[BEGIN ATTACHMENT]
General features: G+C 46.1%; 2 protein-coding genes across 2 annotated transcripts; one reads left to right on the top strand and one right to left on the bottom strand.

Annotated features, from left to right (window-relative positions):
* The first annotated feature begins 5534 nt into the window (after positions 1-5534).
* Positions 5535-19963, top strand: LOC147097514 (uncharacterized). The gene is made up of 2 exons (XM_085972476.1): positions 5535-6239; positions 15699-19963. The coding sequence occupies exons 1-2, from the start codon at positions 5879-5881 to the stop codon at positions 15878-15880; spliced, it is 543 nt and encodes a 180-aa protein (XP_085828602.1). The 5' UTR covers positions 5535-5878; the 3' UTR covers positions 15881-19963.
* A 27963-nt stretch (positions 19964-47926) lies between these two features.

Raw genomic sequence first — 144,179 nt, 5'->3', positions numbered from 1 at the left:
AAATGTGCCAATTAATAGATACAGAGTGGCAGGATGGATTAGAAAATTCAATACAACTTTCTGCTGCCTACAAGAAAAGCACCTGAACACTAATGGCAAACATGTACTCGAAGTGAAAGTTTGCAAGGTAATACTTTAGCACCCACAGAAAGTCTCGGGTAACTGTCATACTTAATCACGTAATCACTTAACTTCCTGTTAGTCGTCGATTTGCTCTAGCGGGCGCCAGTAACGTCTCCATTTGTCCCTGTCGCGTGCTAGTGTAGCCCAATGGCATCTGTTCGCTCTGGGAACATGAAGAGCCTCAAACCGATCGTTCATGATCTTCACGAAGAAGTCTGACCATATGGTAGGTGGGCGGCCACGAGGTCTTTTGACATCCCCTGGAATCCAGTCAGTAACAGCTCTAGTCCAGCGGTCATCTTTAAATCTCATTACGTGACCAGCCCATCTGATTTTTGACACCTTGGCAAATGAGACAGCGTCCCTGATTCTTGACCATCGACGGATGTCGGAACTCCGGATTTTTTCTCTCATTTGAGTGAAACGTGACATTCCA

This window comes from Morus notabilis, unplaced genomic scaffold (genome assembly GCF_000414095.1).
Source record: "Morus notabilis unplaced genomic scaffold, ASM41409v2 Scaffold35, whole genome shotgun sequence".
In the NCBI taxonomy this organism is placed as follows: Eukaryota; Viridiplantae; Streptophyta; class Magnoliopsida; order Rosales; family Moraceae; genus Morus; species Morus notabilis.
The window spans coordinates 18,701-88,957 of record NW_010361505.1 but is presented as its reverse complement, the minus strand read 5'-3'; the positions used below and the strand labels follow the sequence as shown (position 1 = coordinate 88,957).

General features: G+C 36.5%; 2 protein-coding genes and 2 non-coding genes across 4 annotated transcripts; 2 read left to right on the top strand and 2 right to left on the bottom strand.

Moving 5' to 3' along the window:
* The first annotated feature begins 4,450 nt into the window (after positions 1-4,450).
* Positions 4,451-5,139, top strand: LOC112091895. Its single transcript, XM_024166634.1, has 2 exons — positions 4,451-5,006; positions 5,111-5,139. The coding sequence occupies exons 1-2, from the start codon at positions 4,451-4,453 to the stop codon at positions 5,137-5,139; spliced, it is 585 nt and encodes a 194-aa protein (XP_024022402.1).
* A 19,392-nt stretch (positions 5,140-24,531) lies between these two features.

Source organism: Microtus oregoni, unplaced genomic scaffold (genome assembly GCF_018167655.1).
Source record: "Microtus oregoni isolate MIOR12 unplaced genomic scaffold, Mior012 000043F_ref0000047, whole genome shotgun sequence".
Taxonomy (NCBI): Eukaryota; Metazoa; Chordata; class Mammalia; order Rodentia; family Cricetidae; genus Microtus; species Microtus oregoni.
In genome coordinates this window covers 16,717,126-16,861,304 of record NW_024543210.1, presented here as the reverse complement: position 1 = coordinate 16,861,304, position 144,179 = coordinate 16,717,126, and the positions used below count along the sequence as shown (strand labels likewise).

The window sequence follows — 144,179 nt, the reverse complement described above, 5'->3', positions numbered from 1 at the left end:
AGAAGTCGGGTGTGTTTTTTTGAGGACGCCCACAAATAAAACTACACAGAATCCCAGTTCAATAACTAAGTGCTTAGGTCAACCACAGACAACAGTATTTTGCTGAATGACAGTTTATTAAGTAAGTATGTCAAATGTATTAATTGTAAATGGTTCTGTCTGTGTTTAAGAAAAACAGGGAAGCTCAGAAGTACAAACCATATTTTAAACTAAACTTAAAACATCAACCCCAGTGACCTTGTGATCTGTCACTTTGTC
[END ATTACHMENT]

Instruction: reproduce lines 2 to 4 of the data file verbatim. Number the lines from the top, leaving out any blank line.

Annotated features, from left to right (window-relative positions):
* The first annotated feature begins 5534 nt into the window (after positions 1-5534).
* Positions 5535-19963, top strand: LOC147097514 (uncharacterized). The gene is made up of 2 exons (XM_085972476.1): positions 5535-6239; positions 15699-19963. The coding sequence occupies exons 1-2, from the start codon at positions 5879-5881 to the stop codon at positions 15878-15880; spliced, it is 543 nt and encodes a 180-aa protein (XP_085828602.1). The 5' UTR covers positions 5535-5878; the 3' UTR covers positions 15881-19963.